Senators' comments suggested that Geithner's tax troubles are being viewed on Capitol Hill more as embarrassing mistakes than as disqualifying misdeeds. That's despite the fact that tax problems have sunk other government nominees, including Zoe Baird, Bill Clinton's choice for attorney general, who stepped aside when word leaked that she had hired illegal immigrants as household workers and failed to pay their Social Security taxes.
"It's an honest mistake," said Sen. Max Baucus, the Montana Democrat who chairs the committee, adding that Geithner's confirmation was "a given."
Geithner is "very, very competent, and add to that the country needs to have an economic team in place immediately to address the dire economic problems," he said.
Sen. Jon S. Kyl of Arizona, the No. 2 Republican, is blocking the hearing by insisting on rules that require a full week's notice for scheduling such a session, according to an aide close to the confirmation process. Kyl's objection was disclosed on condition of anonymity because the aide was not authorized to announce it.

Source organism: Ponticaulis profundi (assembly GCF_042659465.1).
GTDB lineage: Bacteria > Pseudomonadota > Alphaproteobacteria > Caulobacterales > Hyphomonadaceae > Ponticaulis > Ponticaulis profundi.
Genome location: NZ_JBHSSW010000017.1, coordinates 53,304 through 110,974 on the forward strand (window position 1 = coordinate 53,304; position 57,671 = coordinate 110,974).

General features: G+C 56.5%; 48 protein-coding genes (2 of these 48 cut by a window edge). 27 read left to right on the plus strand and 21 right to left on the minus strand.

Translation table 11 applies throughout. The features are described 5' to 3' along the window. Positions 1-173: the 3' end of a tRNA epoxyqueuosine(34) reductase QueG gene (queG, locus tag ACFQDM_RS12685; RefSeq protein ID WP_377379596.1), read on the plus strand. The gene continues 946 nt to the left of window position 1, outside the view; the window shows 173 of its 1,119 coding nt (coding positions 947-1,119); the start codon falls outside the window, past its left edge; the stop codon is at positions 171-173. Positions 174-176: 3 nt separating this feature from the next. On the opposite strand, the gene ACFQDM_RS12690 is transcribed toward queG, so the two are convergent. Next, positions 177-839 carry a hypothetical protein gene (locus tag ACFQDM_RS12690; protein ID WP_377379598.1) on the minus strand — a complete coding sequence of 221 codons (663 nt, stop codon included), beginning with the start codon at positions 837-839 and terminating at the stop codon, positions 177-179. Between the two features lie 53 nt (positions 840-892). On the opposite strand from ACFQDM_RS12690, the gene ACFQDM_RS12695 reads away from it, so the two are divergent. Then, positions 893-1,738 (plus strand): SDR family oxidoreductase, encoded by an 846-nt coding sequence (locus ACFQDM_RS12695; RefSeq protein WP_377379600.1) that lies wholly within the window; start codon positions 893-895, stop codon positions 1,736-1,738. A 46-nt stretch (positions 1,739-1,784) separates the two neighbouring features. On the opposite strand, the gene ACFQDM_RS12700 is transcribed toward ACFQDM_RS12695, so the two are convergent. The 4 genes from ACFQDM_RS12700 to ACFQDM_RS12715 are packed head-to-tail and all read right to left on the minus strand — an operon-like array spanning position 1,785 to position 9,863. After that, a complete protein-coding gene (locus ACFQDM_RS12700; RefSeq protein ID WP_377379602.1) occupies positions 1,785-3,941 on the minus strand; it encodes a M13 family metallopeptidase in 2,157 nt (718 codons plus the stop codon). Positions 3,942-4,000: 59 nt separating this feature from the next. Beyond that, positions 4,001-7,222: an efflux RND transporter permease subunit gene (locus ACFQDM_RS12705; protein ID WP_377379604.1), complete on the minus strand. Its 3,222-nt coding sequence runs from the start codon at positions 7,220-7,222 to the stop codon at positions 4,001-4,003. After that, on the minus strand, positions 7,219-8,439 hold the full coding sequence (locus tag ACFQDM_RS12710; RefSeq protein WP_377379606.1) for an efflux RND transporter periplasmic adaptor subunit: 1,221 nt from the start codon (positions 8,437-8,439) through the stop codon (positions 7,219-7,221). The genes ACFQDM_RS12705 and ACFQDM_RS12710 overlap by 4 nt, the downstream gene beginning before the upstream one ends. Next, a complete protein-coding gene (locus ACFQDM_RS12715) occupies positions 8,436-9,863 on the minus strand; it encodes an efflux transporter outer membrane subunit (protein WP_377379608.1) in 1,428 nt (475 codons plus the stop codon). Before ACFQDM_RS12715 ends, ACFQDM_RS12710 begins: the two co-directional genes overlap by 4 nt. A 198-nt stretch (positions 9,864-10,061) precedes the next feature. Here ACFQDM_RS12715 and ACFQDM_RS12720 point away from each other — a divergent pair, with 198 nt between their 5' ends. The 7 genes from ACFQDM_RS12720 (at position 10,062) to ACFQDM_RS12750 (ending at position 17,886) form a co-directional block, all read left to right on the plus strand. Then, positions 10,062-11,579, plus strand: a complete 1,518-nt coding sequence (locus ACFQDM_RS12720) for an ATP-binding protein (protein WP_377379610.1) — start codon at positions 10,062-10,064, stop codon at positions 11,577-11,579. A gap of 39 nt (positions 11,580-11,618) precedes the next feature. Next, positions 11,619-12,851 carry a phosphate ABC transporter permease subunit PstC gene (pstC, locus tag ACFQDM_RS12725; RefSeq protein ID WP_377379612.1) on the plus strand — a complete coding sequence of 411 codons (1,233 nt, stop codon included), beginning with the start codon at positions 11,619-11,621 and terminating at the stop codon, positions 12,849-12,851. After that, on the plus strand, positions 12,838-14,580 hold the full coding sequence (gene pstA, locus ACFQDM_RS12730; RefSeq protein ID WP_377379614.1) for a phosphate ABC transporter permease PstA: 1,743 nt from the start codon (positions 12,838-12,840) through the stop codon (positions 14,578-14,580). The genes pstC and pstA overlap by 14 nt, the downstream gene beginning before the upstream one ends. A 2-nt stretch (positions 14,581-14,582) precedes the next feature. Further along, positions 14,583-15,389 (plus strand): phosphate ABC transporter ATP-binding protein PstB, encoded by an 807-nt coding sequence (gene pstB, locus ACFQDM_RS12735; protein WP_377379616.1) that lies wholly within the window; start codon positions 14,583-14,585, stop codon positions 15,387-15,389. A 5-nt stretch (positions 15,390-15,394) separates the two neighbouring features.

A second Finance Committee Republican, Sen. Jim Bunning of Kentucky, was also balking at expediting the hearing.
"Senator Bunning did not feel it was appropriate to rush forward with the hearing this week in light of the late-breaking information," said his spokesman, Mike Reynard. "He wanted more time to carefully consider" the disclosures.
Sen. Charles E. Grassley, the senior Finance Republican, said he was not inclined to oppose a quick hearing. He planned to meet individually with other GOP members of the panel to see whether they could agree on the Friday session.
"I'm not saying at this point it's disqualifying," Grassley told reporters in a conference call. "But it's a little more important about income tax for somebody that's overseeing the IRS than there is, maybe, for the secretary of agriculture, as an example."
Whenever he goes before the Finance panel, Geithner — whose responsibilities in his new post would include authority over the IRS — is likely to face a grilling about his tax errors.